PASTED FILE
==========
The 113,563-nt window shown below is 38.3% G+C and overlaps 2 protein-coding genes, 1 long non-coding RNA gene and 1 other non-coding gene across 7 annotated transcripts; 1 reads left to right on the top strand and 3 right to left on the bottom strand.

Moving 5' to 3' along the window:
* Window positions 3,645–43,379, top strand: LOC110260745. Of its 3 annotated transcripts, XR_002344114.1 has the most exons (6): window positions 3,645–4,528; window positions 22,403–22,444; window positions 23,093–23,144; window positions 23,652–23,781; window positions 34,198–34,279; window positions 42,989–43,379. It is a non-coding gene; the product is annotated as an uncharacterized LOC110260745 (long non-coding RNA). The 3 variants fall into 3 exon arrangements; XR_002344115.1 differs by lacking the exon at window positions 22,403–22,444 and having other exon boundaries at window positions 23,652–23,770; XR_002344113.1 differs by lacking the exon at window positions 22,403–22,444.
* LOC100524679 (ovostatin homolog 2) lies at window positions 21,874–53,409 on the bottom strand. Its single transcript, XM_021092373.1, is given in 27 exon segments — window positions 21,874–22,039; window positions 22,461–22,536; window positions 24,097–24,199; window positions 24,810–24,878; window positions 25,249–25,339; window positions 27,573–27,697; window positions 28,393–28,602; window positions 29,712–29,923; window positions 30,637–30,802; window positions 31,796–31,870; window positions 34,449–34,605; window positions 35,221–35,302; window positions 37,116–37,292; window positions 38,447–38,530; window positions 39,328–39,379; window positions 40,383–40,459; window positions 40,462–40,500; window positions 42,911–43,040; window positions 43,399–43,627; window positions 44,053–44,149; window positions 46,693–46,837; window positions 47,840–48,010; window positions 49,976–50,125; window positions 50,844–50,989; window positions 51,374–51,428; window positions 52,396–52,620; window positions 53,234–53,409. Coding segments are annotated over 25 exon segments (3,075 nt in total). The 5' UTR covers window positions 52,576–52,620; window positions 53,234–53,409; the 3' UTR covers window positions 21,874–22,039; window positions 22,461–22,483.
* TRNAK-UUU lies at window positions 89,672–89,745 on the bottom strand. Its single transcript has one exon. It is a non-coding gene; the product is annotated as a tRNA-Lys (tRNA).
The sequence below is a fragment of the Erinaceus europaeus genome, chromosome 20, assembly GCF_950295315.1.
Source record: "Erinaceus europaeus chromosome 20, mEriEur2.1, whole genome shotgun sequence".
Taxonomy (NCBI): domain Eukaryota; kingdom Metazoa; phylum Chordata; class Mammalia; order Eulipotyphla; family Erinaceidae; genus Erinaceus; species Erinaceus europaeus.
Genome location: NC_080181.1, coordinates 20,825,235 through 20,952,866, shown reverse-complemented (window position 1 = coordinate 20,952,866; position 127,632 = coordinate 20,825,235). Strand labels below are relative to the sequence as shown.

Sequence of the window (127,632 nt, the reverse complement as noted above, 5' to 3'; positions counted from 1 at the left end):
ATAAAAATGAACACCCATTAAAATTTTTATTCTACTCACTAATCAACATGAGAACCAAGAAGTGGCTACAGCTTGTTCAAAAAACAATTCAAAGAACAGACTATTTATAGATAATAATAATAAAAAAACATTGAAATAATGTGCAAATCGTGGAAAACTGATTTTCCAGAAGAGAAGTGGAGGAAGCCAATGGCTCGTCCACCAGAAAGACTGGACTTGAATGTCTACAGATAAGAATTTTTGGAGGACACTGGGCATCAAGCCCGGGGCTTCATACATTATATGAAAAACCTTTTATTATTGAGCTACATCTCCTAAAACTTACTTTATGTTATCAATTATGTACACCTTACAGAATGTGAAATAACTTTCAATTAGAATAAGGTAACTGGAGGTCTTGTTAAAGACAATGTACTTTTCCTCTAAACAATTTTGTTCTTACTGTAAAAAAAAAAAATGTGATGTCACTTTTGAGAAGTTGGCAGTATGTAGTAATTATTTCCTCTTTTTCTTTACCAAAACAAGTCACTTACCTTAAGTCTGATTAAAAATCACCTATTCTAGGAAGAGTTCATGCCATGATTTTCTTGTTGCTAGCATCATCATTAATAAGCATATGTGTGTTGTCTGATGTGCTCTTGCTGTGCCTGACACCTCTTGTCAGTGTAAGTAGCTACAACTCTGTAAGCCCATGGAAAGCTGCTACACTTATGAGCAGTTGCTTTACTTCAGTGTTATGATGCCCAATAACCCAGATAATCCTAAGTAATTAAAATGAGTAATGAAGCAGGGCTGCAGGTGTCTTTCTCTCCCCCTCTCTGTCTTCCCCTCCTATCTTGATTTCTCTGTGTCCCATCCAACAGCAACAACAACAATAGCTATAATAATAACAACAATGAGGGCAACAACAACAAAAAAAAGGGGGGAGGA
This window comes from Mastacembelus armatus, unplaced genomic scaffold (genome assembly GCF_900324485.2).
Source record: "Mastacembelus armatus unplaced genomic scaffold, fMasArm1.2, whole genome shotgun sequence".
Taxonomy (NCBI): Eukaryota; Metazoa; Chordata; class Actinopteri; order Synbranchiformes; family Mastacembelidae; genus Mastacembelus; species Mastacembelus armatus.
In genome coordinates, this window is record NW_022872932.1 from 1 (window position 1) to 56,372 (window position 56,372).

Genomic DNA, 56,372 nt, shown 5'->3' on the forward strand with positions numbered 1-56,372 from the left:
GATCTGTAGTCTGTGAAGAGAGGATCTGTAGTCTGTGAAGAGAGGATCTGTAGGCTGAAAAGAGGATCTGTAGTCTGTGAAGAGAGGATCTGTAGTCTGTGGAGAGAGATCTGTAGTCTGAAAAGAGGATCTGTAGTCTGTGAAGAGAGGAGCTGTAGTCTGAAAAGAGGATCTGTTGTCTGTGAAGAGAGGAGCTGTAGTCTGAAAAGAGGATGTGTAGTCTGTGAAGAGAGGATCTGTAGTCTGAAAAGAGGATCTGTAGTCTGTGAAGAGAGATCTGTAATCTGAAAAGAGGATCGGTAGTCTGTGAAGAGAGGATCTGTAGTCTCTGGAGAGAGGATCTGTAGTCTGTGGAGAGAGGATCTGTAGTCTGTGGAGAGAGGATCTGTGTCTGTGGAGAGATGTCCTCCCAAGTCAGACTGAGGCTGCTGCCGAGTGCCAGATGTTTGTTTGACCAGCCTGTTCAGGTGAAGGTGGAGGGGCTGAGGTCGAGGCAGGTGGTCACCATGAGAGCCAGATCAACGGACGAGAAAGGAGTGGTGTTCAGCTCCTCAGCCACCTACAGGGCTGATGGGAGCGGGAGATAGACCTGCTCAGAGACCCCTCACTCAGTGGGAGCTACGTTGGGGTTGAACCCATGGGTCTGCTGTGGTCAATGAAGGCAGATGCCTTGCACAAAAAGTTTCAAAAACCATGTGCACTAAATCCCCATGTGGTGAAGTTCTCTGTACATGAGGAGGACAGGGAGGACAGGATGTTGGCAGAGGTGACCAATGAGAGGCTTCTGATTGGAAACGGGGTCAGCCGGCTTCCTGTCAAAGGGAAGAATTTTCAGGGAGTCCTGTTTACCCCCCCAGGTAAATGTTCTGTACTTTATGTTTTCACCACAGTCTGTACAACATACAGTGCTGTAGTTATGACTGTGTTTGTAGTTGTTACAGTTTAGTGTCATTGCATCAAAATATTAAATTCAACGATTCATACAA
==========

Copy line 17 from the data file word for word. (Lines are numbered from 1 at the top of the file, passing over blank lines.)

GATCTGTAGTCTGTGAAGAGAGGATCTGTAGTCTGTGAAGAGAGGATCTGTAGGCTGAAAAGAGGATCTGTAGTCTGTGAAGAGAGGATCTGTAGTCTGTGGAGAGAGATCTGTAGTCTGAAAAGAGGATCTGTAGTCTGTGAAGAGAGGAGCTGTAGTCTGAAAAGAGGATCTGTTGTCTGTGAAGAGAGGAGCTGTAGTCTGAAAAGAGGATGTGTAGTCTGTGAAGAGAGGATCTGTAGTCTGAAAAGAGGATCTGTAGTCTGTGAAGAGAGATCTGTAATCTGAAAAGAGGATCGGTAGTCTGTGAAGAGAGGATCTGTAGTCTCTGGAGAGAGGATCTGTAGTCTGTGGAGAGAGGATCTGTAGTCTGTGGAGAGAGGATCTGTGTCTGTGGAGAGATGTCCTCCCAAGTCAGACTGAGGCTGCTGCCGAGTGCCAGATGTTTGTTTGACCAGCCTGTTCAGGTGAAGGTGGAGGGGCTGAGGTCGAGGCAGGTGGTCACCATGAGAGCCAGATCAACGGACGAGAAAGGAGTGGTGTTCAGCTCCTCAGCCACCTACAGGGCTGATGGGAGCGGGAGATAGACCTGCTCAGAGACCCCTCACTCAGTGGGAGCTACGTTGGGGTTGAACCCATGGGTCTGCTGTGGTCAATGAAGGCAGATGCCTTGCACAAAAAGTTTCAAAAACCATGTGCACTAAATCCCCATGTGGTGAAGTTCTCTGTACATGAGGAGGACAGGGAGGACAGGATGTTGGCAGAGGTGACCAATGAGAGGCTTCTGATTGGAAACGGGGTCAGCCGGCTTCCTGTCAAAGGGAAGAATTTTCAGGGAGTCCTGTTTACCCCCCCAGGTAAATGTTCTGTACTTTATGTTTTCACCACAGTCTGTACAACATACAGTGCTGTAGTTATGACTGTGTTTGTAGTTGTTACAGTTTAGTGTCATTGCATCAAAATATTAAATTCAACGATTCATACAA